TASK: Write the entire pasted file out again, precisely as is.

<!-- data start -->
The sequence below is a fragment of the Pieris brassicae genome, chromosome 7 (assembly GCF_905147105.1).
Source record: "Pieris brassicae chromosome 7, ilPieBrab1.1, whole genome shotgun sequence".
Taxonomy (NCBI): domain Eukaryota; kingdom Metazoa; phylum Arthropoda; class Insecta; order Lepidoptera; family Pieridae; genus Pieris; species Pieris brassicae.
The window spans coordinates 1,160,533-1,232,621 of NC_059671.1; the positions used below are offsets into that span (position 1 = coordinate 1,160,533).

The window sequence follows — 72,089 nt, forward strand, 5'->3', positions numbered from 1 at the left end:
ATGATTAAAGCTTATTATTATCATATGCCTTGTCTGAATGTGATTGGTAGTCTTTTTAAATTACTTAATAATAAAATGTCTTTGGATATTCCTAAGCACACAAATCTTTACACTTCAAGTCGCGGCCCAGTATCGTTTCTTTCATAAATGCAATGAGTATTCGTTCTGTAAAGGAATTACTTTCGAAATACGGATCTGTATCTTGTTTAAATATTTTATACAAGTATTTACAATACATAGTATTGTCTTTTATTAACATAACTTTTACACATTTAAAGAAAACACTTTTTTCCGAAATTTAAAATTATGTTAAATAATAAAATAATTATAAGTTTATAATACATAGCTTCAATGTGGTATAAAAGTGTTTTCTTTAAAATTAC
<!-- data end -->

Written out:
The sequence below is a fragment of the Pieris brassicae genome, chromosome 7 (assembly GCF_905147105.1).
Source record: "Pieris brassicae chromosome 7, ilPieBrab1.1, whole genome shotgun sequence".
Taxonomy (NCBI): domain Eukaryota; kingdom Metazoa; phylum Arthropoda; class Insecta; order Lepidoptera; family Pieridae; genus Pieris; species Pieris brassicae.
The window spans coordinates 1,160,533-1,232,621 of NC_059671.1; the positions used below are offsets into that span (position 1 = coordinate 1,160,533).

The window sequence follows — 72,089 nt, forward strand, 5'->3', positions numbered from 1 at the left end:
ATGATTAAAGCTTATTATTATCATATGCCTTGTCTGAATGTGATTGGTAGTCTTTTTAAATTACTTAATAATAAAATGTCTTTGGATATTCCTAAGCACACAAATCTTTACACTTCAAGTCGCGGCCCAGTATCGTTTCTTTCATAAATGCAATGAGTATTCGTTCTGTAAAGGAATTACTTTCGAAATACGGATCTGTATCTTGTTTAAATATTTTATACAAGTATTTACAATACATAGTATTGTCTTTTATTAACATAACTTTTACACATTTAAAGAAAACACTTTTTTCCGAAATTTAAAATTATGTTAAATAATAAAATAATTATAAGTTTATAATACATAGCTTCAATGTGGTATAAAAGTGTTTTCTTTAAAATTAC